The skills you need on your marketing CV
Editorial

The skills you need on your marketing CV

Marketers are thinking ahead with their career prospects. As a report with Hays reveals that 60% of marketers plan to change job roles during 2021, and 67% of employers are open to hiring, the industry is in good health. That means marketers need to stand out from the crowd – and here’s how to do it.

Research conducted in late 2020 by Hays and the Chartered Institute of Marketing (CIM) laid bare just how much has changed in the marketing profession. Apart from the fact that 3/5ths of those polled are planning to change jobs, and an even greater fraction of marketing employers are planning to make new hires, the most striking fact was that 42% of respondents were planning to upskill in 2021. Set alongside the conclusions of part two of our Impact of Marketing report, where 35% of respondents hadn’t attended any training courses, events, or conferences in the last two years, and you can see a shifting perception on the importance of taking time to upskill.

It’s also undeniably true that the pandemic has changed priorities for many businesses, with new skills being favoured. As and when restrictions begin to loosen, marketing departments need to find a balance in which skills they’ll need most of, and marketers must find ways to prioritise their own development and stay ahead. It seems that marketers are already looking to get ahead with training and will fund it themselves, if their companies can’t.

If you’re looking to upskill yourself in the next six months, here are some of the skills you need to focus on.

Social media

Social media is not a new skill, nor is one that goes undiscussed or left out, but it’s fair to say that the importance of the medium has changed over the last year. All businesses have had to deal with enforced change, but lockdowns have meant that some could not trade at all. Social media became the main method of not just communicating their brand, but creating communities around their businesses.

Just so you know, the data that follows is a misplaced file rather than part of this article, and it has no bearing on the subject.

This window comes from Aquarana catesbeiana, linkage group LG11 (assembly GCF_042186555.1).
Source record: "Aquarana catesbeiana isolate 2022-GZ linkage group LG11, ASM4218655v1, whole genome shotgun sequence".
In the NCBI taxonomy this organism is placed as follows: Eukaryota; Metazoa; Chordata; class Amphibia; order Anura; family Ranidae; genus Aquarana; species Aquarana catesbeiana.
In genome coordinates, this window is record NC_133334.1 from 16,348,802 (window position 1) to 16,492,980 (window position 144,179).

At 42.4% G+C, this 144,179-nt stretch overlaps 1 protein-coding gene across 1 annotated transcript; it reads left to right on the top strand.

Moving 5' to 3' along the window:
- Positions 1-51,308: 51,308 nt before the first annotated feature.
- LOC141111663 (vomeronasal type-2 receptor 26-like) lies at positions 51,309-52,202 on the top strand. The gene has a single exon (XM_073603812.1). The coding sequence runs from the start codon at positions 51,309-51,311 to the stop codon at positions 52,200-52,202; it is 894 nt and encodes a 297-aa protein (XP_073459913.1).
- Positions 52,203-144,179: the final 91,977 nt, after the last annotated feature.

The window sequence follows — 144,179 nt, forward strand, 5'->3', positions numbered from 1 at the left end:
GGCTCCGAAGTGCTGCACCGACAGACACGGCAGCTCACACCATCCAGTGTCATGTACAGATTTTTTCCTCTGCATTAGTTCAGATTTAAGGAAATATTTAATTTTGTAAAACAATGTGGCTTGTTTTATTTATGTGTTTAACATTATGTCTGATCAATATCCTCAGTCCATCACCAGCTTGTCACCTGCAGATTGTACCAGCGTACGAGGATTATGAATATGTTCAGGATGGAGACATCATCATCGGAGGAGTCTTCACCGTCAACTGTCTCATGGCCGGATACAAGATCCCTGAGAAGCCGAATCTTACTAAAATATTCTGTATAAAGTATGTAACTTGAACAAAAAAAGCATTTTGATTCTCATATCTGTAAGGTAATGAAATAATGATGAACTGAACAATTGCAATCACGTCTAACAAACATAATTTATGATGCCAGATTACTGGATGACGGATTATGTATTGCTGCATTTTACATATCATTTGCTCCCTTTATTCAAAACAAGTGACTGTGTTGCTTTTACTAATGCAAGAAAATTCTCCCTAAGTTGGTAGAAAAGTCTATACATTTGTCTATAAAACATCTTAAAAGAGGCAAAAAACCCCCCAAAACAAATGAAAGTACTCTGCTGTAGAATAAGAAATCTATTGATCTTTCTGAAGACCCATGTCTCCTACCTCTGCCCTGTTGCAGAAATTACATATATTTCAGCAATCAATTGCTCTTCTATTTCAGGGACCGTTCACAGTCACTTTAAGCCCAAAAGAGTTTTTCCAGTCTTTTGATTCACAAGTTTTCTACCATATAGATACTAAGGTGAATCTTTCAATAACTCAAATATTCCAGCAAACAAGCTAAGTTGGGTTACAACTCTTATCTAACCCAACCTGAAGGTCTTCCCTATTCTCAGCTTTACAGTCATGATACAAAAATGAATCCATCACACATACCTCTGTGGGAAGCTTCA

Social also became a great equaliser for small businesses riding a wave of localism. Many local businesses now need to use social to continue the momentum and enhance customer experience when they stop being the convenient choice for local shoppers. We also saw brands use newer social media platforms in lots of unconventional ways, with many B2B brands now breaking through on TikTok.

In the medium to long-term, this means that social media executives will need to take on a greater remit. Having become customers’ main point of interaction with the business in many cases, the importance of their role is likely to increase in the months ahead, but they must go beyond tactical gains towards forming social as a stronger element of strategic planning.

Get ahead with social by taking the time to focus on Social Media Planning, where you will learn the key steps in developing your social media strategy.

Storytelling

Storytelling, like social media, may not be a new skill but it’s a timeless differentiator. In a time that has seen many businesses forced to alter their USP, sharing the narrative of your brand in an engaging way has become vital in order to stand out. In the months to come, it will be the businesses leveraging their storytelling ability that will be able to communicate their unique selling point, and then turn that it to revenue.

Whenever restrictions loosen fully across the globe, businesses will still need to communicate what they can bring to their customers. Increasingly, it is storytelling that is seen as a crucial part of doing this.  

Avoid increasingly homogenised comms by signing up for CIM’s training course on Brand Storytelling where you’ll unleash the power of storytelling to help create distinctive, emotional, and re-energised campaigns.

Content and copywriting